Later that summer, on one of the few good days it provided, Paddy was seen to some advantage against the full Worcestershire side, again in College Park. The wicket was drying under a strong sun, and Worcestershire's future and former England spinners, Martin Horton and Bob Berry, were far too much for Ireland in both innings. However Paddy hit a brisk 22, striking Berry for three successive 4s, which led to the left armer being temporarily withdrawn from the attack. He was replaced by fast bowler David Pearson, later to be forced out of cricket because of doubts about his action. Paddy hit him to the boundary as well, but then mistimed an on drive off Horton and was caught at mid wicket.
Though he batted well against Scotland, in the first innings of the 1960 match at Whitehaugh, Paisley and was one of the few to show resistance in the second innings of the rain affected draw with MCC in College Park the same year, his final really impressive performance had come against Leicestershire at Grace Road the previous year.
Ireland did very well in this match until an unfortunate second innings collapse. The match is now remembered mostly for two monumental efforts from Stan Bergin who finished with 54 runs in the match from 390 minutes batting. Paddy played a few more shots! His first innings brisk 20 helped Mike Stevenson add 53 for the third wicket, before both were undone by the new ball ( then due at 65 overs ), Paddy was caught by wicket keeper and future long term umpire Ray Julian, off the medium pace of Jack van Geloven, later well known as Phoenix coach.
In the second innings the collapse followed his dismissal for 34 with 5 fours - mistiming an on drive off spinning all rounder David Kirby, who was soon to abandon the first class game for a teaching career.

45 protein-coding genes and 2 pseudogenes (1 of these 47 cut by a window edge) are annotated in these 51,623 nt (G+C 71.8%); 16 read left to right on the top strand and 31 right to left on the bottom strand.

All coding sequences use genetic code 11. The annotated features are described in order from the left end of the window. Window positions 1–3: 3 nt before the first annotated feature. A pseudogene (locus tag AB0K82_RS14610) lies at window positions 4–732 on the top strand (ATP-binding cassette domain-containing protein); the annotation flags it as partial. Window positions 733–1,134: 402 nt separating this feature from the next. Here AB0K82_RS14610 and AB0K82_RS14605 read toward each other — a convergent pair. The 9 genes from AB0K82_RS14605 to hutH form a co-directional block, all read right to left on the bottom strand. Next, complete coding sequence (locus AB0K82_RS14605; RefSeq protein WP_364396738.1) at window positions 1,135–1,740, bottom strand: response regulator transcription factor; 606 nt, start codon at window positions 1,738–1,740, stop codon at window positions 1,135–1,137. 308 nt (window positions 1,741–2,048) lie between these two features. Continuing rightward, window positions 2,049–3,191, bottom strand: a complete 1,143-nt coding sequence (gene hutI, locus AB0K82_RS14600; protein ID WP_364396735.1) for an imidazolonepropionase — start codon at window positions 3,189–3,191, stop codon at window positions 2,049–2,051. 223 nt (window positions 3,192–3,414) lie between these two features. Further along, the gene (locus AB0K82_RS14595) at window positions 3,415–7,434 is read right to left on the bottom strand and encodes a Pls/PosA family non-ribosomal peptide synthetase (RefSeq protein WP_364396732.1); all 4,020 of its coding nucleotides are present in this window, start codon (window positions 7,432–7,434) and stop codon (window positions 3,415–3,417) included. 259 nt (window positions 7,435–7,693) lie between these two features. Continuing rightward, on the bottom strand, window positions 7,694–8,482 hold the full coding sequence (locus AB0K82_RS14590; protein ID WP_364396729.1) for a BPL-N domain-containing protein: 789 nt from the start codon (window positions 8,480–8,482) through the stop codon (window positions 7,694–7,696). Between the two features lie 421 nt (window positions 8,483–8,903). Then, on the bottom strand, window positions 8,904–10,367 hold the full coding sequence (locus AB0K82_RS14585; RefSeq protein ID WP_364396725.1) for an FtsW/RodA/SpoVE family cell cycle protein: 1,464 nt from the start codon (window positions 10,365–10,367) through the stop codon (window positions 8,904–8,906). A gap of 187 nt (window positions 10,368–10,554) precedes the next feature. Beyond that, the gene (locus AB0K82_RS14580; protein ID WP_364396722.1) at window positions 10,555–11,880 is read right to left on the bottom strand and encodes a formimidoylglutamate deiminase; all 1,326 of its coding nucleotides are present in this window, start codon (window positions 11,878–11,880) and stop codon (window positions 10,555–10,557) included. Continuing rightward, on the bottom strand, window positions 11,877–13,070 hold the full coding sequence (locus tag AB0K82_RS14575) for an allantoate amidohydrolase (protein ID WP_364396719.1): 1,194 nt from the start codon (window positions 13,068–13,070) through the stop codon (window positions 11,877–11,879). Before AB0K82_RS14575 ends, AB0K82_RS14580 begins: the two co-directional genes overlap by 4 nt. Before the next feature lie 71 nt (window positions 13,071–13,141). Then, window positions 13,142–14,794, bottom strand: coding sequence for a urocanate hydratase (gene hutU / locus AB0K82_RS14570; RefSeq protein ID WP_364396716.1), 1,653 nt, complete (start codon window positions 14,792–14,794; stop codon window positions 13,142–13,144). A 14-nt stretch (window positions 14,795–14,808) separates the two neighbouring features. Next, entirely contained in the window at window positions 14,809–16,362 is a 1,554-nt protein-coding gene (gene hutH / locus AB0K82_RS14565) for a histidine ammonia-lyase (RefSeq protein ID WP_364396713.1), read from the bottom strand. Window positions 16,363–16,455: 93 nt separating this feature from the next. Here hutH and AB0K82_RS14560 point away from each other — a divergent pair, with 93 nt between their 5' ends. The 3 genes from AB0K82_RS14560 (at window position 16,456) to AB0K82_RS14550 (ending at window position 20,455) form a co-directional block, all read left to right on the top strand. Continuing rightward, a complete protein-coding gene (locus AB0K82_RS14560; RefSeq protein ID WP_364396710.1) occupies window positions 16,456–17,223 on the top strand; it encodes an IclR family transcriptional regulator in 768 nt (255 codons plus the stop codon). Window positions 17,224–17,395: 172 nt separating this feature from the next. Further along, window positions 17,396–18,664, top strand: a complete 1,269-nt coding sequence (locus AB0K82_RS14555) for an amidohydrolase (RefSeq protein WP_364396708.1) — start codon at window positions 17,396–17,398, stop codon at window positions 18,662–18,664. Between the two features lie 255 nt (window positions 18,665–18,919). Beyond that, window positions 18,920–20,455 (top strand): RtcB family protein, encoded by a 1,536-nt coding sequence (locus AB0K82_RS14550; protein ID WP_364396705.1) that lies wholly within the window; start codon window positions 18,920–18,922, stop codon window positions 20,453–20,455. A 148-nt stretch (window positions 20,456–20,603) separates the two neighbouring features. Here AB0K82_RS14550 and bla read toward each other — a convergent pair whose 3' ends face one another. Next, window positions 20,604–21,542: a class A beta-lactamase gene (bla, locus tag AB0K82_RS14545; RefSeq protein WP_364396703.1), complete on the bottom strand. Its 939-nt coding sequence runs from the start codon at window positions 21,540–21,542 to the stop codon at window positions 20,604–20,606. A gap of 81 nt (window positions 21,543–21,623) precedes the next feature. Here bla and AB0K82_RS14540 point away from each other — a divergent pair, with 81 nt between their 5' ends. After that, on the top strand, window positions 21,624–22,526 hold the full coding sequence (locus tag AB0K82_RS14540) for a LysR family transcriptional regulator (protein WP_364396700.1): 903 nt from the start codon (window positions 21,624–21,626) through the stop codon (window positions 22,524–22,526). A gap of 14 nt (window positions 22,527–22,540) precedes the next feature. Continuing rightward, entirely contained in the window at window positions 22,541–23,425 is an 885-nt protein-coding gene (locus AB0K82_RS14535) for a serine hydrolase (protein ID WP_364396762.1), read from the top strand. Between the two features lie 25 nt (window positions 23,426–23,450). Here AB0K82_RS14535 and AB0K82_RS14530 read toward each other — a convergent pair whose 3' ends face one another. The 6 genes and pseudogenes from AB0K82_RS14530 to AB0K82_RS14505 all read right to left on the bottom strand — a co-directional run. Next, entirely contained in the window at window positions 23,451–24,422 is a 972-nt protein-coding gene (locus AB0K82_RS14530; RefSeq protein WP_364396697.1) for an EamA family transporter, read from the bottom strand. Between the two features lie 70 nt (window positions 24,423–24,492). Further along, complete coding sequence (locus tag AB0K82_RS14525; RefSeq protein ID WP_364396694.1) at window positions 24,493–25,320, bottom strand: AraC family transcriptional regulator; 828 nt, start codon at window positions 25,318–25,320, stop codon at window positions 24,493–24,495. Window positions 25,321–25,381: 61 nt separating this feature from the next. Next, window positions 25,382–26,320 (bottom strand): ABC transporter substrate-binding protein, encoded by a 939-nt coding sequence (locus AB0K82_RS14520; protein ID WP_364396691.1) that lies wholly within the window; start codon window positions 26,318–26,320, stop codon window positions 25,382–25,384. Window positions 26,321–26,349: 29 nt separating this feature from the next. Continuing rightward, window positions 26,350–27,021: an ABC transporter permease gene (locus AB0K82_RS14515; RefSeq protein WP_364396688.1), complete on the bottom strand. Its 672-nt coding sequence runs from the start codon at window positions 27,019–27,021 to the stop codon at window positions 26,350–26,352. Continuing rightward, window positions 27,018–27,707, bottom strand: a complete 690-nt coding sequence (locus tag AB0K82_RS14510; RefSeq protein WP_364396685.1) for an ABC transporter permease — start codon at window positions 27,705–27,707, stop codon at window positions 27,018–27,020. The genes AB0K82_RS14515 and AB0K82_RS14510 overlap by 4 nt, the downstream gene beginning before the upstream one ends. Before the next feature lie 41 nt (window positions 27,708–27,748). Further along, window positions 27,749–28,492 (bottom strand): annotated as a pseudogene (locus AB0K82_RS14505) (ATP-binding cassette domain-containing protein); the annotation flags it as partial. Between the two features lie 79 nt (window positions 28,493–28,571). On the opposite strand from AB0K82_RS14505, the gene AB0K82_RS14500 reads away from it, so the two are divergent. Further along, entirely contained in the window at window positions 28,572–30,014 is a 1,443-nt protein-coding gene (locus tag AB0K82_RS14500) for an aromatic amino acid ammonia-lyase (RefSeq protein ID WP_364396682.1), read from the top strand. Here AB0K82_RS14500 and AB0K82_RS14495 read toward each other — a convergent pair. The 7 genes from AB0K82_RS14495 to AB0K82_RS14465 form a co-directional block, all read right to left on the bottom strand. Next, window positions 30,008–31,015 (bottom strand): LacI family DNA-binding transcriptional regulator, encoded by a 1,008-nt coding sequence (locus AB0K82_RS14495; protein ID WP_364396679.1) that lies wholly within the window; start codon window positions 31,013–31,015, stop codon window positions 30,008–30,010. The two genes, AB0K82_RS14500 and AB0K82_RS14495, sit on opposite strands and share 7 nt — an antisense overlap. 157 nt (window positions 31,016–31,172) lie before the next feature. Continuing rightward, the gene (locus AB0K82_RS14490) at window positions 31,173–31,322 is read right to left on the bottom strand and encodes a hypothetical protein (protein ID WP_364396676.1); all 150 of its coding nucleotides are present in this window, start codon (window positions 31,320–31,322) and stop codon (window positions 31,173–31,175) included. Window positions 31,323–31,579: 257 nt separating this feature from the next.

The Neville Cup, played every year In Dublin on 26 December, despite turkey and plum pudding, commemorates the hockey skills of Paddy and his brother John, who also joined Paddy on the cricket field at Malahide. Another brother, Dick was a hockey, football and BAA player.
Paddy gained seven hockey caps for Ireland, scoring a vital goal against England at Old Trafford in 1947 to give Ireland the Triple Crown. His sportsmanship was highly praised in the Leinster Cup Final for Portrane against Dublin University in 1951. The score was 0-0 just before half time when he appeared to have scored. However he told the umpire that the ball had gone through a hole at the side of the net, his honesty was rewarded, Portrane scoring 4 in the second half.
He missed an 8th cap because he was keeping goal for Drumcondra in a key League of Ireland cup match. HIs 14 stone and 6 feet 3 frame made him a formidable opponent "between the sticks", he also played for Dundalk and won 4 League of Ireland caps, besides being reserve for the full Republic of Ireland side on a further four occasions.
Paddy also found time, until he fell foul of "The Ban" to be a prominent Gaelic Footballer, a medal winner with Parnells in Dublin.
I am indebted to an article by Ger Siggins in the 2013 Railway Union Handbook and to the Fingal Times for an article about the Neville brothers, published in 2004. for much of the hockey, football and GAA information.
Edward Liddle, December 2010, updated November 2012, April 2013, February 2016